Toilets are incredibly durable pieces of equipment—and if taken care of properly, can last up to 40 or 50 years (assuming the laws on water usage per flush don’t change). However, there are occasions when your toilet’s days are numbered, and the repairs outweigh the cost of replacement, or you might simply want to upgrade yours in favor of an ultra-low-flow model to conserve water.
When you’re ready to replace your old toilet for a newer model, it’s not just as simple as going to the local hardware store and picking out the cheapest one you can find. Purchasing a new toilet means doing your research and knowing what kind of costs are associated with the equipment and the installation.
To help you out, we’ve done the research for you on how much new toilets cost and how to choose one with ease. Here’s what we found.
Cost of Replacing a Toilet
When it comes to bathroom repairs, you could certainly do a lot more financial damage than replacing a toilet. On average, the cost of the actual toilet is fairly inexpensive—about $100-$200—but where it can add up is the expense of having a professional install it for you.
Although replacing a toilet might seem pretty straightforward, if done incorrectly, it can cause leaks or wobbling. Plus, a toilet (especially a ceramic model) can be very heavy, so having a pro handle the heavy lifting for you can be a sigh of relief.
If you hire someone to replace your toilet for you, you can expect to spend about $218 to $522, depending on where you live and what kind of toilet you’re installing.
How to Choose Your Toilet
If you’ve never been in the market for a new toilet, you might be surprised to find out that there are actually a few options to choose from as far as flow, style, and installation are concerned.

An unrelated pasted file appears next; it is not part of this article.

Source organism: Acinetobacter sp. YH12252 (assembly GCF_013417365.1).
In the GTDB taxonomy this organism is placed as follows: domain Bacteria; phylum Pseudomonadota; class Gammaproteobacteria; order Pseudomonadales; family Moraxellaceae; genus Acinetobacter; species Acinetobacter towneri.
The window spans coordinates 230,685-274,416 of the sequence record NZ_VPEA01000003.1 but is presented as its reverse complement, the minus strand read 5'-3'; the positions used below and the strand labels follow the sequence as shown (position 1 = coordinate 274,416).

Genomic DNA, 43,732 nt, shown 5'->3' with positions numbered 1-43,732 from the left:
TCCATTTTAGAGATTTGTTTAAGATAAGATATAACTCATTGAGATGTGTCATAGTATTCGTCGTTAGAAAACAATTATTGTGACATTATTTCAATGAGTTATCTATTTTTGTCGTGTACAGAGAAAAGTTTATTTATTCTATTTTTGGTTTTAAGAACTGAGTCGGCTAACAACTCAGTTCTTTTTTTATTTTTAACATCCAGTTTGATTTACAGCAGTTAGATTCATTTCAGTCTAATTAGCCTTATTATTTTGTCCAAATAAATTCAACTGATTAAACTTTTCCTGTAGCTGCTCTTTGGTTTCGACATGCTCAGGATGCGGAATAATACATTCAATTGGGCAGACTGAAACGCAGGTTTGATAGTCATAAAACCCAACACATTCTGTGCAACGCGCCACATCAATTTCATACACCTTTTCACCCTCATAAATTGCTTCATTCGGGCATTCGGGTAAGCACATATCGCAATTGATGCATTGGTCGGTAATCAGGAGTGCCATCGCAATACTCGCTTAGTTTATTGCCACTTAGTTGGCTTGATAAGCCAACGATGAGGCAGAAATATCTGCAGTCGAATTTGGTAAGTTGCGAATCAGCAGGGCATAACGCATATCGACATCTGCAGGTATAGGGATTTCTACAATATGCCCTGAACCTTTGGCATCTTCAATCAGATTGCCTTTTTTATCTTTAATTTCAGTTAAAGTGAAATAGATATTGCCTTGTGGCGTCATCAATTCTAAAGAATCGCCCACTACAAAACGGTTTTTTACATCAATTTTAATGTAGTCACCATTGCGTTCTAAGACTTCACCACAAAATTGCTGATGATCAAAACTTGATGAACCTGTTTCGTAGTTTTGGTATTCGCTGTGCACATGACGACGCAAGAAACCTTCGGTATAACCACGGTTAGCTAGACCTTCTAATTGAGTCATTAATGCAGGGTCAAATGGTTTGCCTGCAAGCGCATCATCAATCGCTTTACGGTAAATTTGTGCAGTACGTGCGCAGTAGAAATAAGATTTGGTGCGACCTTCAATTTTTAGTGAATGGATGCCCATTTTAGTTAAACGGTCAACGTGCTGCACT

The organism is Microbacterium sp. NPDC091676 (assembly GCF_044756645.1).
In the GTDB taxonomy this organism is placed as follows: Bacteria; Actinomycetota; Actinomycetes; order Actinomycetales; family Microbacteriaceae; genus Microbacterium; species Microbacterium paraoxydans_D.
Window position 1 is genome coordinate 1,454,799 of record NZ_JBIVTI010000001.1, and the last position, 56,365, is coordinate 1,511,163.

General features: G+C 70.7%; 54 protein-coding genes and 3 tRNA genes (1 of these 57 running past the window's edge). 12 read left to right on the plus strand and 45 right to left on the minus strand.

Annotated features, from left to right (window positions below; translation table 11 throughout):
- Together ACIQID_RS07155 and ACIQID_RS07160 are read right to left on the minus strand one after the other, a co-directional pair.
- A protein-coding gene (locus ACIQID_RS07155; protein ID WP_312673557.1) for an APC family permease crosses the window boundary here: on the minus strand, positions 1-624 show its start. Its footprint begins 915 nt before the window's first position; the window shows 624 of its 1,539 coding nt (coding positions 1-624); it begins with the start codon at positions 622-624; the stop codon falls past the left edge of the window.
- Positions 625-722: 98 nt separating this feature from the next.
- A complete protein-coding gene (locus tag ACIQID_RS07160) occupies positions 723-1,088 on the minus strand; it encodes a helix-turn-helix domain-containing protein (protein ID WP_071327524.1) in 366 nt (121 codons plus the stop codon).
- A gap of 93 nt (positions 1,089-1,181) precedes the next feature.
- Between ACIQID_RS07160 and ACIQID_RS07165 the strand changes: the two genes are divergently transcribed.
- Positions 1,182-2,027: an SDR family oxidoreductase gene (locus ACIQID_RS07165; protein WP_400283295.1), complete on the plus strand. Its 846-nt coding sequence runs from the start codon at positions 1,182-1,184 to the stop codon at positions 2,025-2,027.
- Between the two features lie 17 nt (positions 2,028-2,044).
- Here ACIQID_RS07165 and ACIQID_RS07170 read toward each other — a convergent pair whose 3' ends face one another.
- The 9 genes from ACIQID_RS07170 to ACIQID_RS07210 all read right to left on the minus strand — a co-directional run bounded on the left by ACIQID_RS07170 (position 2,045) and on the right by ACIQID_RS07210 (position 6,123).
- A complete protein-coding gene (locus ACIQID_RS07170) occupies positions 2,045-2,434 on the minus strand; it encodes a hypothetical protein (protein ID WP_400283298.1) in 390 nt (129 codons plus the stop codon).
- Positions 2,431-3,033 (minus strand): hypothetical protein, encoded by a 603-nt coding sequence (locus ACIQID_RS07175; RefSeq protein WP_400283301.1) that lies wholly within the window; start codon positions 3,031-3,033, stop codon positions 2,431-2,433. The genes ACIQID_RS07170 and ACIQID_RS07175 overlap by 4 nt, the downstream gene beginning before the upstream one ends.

- The most common type of toilets are two-piece toilets, which means that the bowl and tank are separate and then attached during the installation. These types of toilets are generally the least expensive and easiest to replace parts if something gets broken.
- Another type of toilet is the one-piece. These toilets are smaller, easier to clean, and fairly simple to install. However, something to consider with one-piece toilets is that if something breaks on them, it can be almost impossible to find replacement parts—meaning you’d have to replace the entire toilet if something went awry.
- A sleeker option is the wall-hung toilet, which is great for smaller bathrooms. The tank is hidden inside the wall, which saves space. The only drawback is that it can be more expensive to install, and if you ever need repairs the plumber will have to go through the wall, adding more expenses to your repair work.
When purchasing a toilet, you also want to think about what type of flow level you want. Although all toilets are required to only flush 1.6 gallons per flush, there are models that can go as low as 1.2 to conserve water. You can also choose a dual-flush toilet, which is also another great way to cut back on water consumption.
Puls is Always Here for Your Plumbing Needs
Not sure if your toilet actually needs replacing and maybe just needs a repair instead? Puls is available for toilet repairs and all other aspects of plumbing work—available now in the Phoenix area, and expanding to more cities nationwide in the near future.
Puls offers seamless, convenient plumbing repairs that revolve around your schedule, and can even be available for same-day appointments. With Puls, you can rest assured that there are no hidden fees, that we’re on time, and that a quote is risk-free, meaning that we don’t start working until you approve our recommended repair or service.
Whether you need help in the kitchen, bathroom, or laundry room, Puls is here to help. Schedule an appointment now with one of our expert technicians, and your plumbing issue could be resolved by as soon as tonight.